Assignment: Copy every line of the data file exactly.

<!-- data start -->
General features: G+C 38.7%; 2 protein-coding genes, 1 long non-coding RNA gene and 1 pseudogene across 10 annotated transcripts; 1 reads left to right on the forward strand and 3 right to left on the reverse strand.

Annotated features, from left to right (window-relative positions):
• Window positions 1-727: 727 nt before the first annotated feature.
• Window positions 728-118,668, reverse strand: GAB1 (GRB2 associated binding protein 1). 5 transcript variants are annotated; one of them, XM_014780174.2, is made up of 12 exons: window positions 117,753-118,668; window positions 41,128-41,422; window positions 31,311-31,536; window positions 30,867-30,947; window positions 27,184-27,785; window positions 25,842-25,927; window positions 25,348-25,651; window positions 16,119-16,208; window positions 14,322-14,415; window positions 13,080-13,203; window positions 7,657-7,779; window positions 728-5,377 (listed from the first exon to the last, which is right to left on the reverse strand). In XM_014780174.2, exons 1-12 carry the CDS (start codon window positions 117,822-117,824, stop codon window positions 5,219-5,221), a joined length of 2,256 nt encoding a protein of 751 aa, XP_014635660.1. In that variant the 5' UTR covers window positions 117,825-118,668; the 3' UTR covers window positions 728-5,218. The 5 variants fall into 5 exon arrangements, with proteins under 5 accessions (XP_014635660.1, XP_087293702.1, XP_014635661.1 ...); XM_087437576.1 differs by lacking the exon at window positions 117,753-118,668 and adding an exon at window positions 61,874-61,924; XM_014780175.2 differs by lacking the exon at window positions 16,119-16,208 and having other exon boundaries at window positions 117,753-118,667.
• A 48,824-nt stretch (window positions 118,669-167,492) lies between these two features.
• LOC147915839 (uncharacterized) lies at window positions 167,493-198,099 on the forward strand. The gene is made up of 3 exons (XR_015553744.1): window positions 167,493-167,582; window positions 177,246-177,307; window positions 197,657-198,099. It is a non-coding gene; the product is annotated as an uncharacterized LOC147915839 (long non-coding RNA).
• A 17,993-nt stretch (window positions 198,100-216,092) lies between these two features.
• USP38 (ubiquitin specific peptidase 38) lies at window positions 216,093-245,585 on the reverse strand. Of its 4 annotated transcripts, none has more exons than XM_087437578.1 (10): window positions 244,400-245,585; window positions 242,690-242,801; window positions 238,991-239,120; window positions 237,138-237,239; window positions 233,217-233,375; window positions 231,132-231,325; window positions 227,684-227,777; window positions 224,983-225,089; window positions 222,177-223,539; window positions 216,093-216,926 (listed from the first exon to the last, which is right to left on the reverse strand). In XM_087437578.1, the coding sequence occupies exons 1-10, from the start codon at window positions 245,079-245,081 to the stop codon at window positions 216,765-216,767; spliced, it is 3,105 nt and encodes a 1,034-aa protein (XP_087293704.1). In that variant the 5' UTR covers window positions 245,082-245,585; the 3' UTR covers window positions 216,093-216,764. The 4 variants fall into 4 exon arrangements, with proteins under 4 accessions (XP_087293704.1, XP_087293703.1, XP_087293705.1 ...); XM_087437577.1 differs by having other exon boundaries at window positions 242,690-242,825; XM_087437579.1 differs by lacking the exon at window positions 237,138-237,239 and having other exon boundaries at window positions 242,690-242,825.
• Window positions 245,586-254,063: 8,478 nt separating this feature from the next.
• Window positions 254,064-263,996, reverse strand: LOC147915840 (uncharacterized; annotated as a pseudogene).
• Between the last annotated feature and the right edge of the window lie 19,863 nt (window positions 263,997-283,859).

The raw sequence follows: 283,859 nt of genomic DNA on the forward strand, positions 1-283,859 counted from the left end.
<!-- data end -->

General features: G+C 38.7%; 2 protein-coding genes, 1 long non-coding RNA gene and 1 pseudogene across 10 annotated transcripts; 1 reads left to right on the forward strand and 3 right to left on the reverse strand.

Annotated features, from left to right (window-relative positions):
• Window positions 1-727: 727 nt before the first annotated feature.
• Window positions 728-118,668, reverse strand: GAB1 (GRB2 associated binding protein 1). 5 transcript variants are annotated; one of them, XM_014780174.2, is made up of 12 exons: window positions 117,753-118,668; window positions 41,128-41,422; window positions 31,311-31,536; window positions 30,867-30,947; window positions 27,184-27,785; window positions 25,842-25,927; window positions 25,348-25,651; window positions 16,119-16,208; window positions 14,322-14,415; window positions 13,080-13,203; window positions 7,657-7,779; window positions 728-5,377 (listed from the first exon to the last, which is right to left on the reverse strand). In XM_014780174.2, exons 1-12 carry the CDS (start codon window positions 117,822-117,824, stop codon window positions 5,219-5,221), a joined length of 2,256 nt encoding a protein of 751 aa, XP_014635660.1. In that variant the 5' UTR covers window positions 117,825-118,668; the 3' UTR covers window positions 728-5,218. The 5 variants fall into 5 exon arrangements, with proteins under 5 accessions (XP_014635660.1, XP_087293702.1, XP_014635661.1 ...); XM_087437576.1 differs by lacking the exon at window positions 117,753-118,668 and adding an exon at window positions 61,874-61,924; XM_014780175.2 differs by lacking the exon at window positions 16,119-16,208 and having other exon boundaries at window positions 117,753-118,667.
• A 48,824-nt stretch (window positions 118,669-167,492) lies between these two features.
• LOC147915839 (uncharacterized) lies at window positions 167,493-198,099 on the forward strand. The gene is made up of 3 exons (XR_015553744.1): window positions 167,493-167,582; window positions 177,246-177,307; window positions 197,657-198,099. It is a non-coding gene; the product is annotated as an uncharacterized LOC147915839 (long non-coding RNA).
• A 17,993-nt stretch (window positions 198,100-216,092) lies between these two features.
• USP38 (ubiquitin specific peptidase 38) lies at window positions 216,093-245,585 on the reverse strand. Of its 4 annotated transcripts, none has more exons than XM_087437578.1 (10): window positions 244,400-245,585; window positions 242,690-242,801; window positions 238,991-239,120; window positions 237,138-237,239; window positions 233,217-233,375; window positions 231,132-231,325; window positions 227,684-227,777; window positions 224,983-225,089; window positions 222,177-223,539; window positions 216,093-216,926 (listed from the first exon to the last, which is right to left on the reverse strand). In XM_087437578.1, the coding sequence occupies exons 1-10, from the start codon at window positions 245,079-245,081 to the stop codon at window positions 216,765-216,767; spliced, it is 3,105 nt and encodes a 1,034-aa protein (XP_087293704.1). In that variant the 5' UTR covers window positions 245,082-245,585; the 3' UTR covers window positions 216,093-216,764. The 4 variants fall into 4 exon arrangements, with proteins under 4 accessions (XP_087293704.1, XP_087293703.1, XP_087293705.1 ...); XM_087437577.1 differs by having other exon boundaries at window positions 242,690-242,825; XM_087437579.1 differs by lacking the exon at window positions 237,138-237,239 and having other exon boundaries at window positions 242,690-242,825.
• Window positions 245,586-254,063: 8,478 nt separating this feature from the next.
• Window positions 254,064-263,996, reverse strand: LOC147915840 (uncharacterized; annotated as a pseudogene).
• Between the last annotated feature and the right edge of the window lie 19,863 nt (window positions 263,997-283,859).

The raw sequence follows: 283,859 nt of genomic DNA on the forward strand, positions 1-283,859 counted from the left end.